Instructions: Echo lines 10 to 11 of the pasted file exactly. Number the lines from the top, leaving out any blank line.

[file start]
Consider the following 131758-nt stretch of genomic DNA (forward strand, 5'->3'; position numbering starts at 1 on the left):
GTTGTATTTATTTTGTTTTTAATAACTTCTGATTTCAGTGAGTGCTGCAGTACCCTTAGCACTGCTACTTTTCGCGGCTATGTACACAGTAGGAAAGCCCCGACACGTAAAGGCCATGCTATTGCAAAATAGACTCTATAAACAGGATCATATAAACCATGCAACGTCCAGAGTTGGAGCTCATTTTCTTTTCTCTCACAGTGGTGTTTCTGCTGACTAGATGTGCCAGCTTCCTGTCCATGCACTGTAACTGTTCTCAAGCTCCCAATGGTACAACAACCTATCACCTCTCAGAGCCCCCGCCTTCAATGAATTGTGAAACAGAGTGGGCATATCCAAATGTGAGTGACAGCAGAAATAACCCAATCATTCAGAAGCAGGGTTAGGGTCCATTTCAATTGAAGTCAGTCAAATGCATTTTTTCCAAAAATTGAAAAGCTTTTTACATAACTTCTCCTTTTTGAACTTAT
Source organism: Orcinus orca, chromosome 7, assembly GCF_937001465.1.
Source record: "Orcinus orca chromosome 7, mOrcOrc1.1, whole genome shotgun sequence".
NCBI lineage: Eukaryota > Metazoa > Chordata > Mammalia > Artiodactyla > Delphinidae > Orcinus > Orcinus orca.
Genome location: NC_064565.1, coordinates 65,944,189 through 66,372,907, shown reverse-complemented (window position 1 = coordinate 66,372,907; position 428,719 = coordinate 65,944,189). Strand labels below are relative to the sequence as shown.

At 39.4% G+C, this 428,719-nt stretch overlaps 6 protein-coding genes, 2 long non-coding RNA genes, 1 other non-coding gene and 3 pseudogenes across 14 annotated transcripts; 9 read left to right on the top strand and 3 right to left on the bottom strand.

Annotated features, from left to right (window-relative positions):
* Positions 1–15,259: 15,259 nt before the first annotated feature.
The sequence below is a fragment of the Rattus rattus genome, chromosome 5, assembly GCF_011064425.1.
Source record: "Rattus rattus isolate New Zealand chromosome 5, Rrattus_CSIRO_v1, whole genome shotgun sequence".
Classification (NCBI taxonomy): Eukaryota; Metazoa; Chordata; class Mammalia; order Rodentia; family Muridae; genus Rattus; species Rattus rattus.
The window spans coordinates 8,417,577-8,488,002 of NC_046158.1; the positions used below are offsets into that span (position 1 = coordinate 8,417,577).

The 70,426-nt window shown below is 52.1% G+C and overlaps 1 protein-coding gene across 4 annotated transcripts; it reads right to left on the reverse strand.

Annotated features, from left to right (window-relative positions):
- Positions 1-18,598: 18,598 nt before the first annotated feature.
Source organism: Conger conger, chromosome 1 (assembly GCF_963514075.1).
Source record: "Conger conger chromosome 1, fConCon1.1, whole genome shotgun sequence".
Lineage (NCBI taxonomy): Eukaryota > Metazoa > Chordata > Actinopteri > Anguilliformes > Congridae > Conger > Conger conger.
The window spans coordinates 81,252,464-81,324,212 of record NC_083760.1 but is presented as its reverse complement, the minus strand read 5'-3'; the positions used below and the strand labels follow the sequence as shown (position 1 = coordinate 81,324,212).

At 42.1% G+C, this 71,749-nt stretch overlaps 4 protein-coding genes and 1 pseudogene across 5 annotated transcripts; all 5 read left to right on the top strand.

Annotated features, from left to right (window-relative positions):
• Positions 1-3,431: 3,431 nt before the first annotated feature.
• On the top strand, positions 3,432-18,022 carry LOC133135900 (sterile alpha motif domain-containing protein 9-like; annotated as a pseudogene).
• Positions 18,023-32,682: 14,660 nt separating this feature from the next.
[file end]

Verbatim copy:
The sequence below is a fragment of the Rattus rattus genome, chromosome 5, assembly GCF_011064425.1.
Source record: "Rattus rattus isolate New Zealand chromosome 5, Rrattus_CSIRO_v1, whole genome shotgun sequence".